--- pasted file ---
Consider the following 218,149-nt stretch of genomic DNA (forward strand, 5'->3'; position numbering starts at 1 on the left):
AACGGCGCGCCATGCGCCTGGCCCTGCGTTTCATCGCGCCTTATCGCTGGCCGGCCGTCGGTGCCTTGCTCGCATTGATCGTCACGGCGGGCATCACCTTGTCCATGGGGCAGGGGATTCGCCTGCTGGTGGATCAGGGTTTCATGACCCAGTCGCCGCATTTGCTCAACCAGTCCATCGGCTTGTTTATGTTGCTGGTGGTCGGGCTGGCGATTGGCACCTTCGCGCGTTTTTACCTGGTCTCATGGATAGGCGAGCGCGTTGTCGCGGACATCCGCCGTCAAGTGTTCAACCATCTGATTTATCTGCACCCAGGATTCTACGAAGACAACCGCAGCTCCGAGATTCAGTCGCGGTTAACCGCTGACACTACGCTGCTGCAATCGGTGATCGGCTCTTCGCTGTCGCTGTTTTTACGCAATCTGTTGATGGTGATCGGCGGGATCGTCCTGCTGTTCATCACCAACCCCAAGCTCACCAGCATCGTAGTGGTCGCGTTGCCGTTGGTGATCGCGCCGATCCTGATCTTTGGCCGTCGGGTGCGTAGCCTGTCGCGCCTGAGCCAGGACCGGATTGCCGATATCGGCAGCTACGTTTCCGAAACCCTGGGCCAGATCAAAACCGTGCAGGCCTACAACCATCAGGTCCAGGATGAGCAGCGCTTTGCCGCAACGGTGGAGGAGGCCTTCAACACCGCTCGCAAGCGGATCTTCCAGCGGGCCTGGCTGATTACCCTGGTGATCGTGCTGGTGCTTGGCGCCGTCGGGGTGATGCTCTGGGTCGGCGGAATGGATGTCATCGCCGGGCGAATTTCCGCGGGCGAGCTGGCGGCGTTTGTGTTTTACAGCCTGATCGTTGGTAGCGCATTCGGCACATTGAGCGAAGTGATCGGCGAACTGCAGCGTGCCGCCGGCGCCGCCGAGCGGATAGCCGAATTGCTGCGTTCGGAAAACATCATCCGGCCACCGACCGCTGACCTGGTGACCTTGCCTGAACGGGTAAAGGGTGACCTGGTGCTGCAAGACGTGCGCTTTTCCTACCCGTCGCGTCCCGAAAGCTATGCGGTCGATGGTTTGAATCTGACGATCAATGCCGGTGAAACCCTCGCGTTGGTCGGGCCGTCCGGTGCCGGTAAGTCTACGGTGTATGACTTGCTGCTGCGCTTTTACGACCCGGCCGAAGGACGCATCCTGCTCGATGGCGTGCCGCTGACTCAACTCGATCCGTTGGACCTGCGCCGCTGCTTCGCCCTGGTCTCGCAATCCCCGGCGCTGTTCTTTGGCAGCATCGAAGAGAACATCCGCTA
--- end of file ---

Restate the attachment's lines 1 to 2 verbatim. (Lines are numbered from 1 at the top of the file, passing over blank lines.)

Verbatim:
Consider the following 218,149-nt stretch of genomic DNA (forward strand, 5'->3'; position numbering starts at 1 on the left):
AACGGCGCGCCATGCGCCTGGCCCTGCGTTTCATCGCGCCTTATCGCTGGCCGGCCGTCGGTGCCTTGCTCGCATTGATCGTCACGGCGGGCATCACCTTGTCCATGGGGCAGGGGATTCGCCTGCTGGTGGATCAGGGTTTCATGACCCAGTCGCCGCATTTGCTCAACCAGTCCATCGGCTTGTTTATGTTGCTGGTGGTCGGGCTGGCGATTGGCACCTTCGCGCGTTTTTACCTGGTCTCATGGATAGGCGAGCGCGTTGTCGCGGACATCCGCCGTCAAGTGTTCAACCATCTGATTTATCTGCACCCAGGATTCTACGAAGACAACCGCAGCTCCGAGATTCAGTCGCGGTTAACCGCTGACACTACGCTGCTGCAATCGGTGATCGGCTCTTCGCTGTCGCTGTTTTTACGCAATCTGTTGATGGTGATCGGCGGGATCGTCCTGCTGTTCATCACCAACCCCAAGCTCACCAGCATCGTAGTGGTCGCGTTGCCGTTGGTGATCGCGCCGATCCTGATCTTTGGCCGTCGGGTGCGTAGCCTGTCGCGCCTGAGCCAGGACCGGATTGCCGATATCGGCAGCTACGTTTCCGAAACCCTGGGCCAGATCAAAACCGTGCAGGCCTACAACCATCAGGTCCAGGATGAGCAGCGCTTTGCCGCAACGGTGGAGGAGGCCTTCAACACCGCTCGCAAGCGGATCTTCCAGCGGGCCTGGCTGATTACCCTGGTGATCGTGCTGGTGCTTGGCGCCGTCGGGGTGATGCTCTGGGTCGGCGGAATGGATGTCATCGCCGGGCGAATTTCCGCGGGCGAGCTGGCGGCGTTTGTGTTTTACAGCCTGATCGTTGGTAGCGCATTCGGCACATTGAGCGAAGTGATCGGCGAACTGCAGCGTGCCGCCGGCGCCGCCGAGCGGATAGCCGAATTGCTGCGTTCGGAAAACATCATCCGGCCACCGACCGCTGACCTGGTGACCTTGCCTGAACGGGTAAAGGGTGACCTGGTGCTGCAAGACGTGCGCTTTTCCTACCCGTCGCGTCCCGAAAGCTATGCGGTCGATGGTTTGAATCTGACGATCAATGCCGGTGAAACCCTCGCGTTGGTCGGGCCGTCCGGTGCCGGTAAGTCTACGGTGTATGACTTGCTGCTGCGCTTTTACGACCCGGCCGAAGGACGCATCCTGCTCGATGGCGTGCCGCTGACTCAACTCGATCCGTTGGACCTGCGCCGCTGCTTCGCCCTGGTCTCGCAATCCCCGGCGCTGTTCTTTGGCAGCATCGAAGAGAACATCCGCTA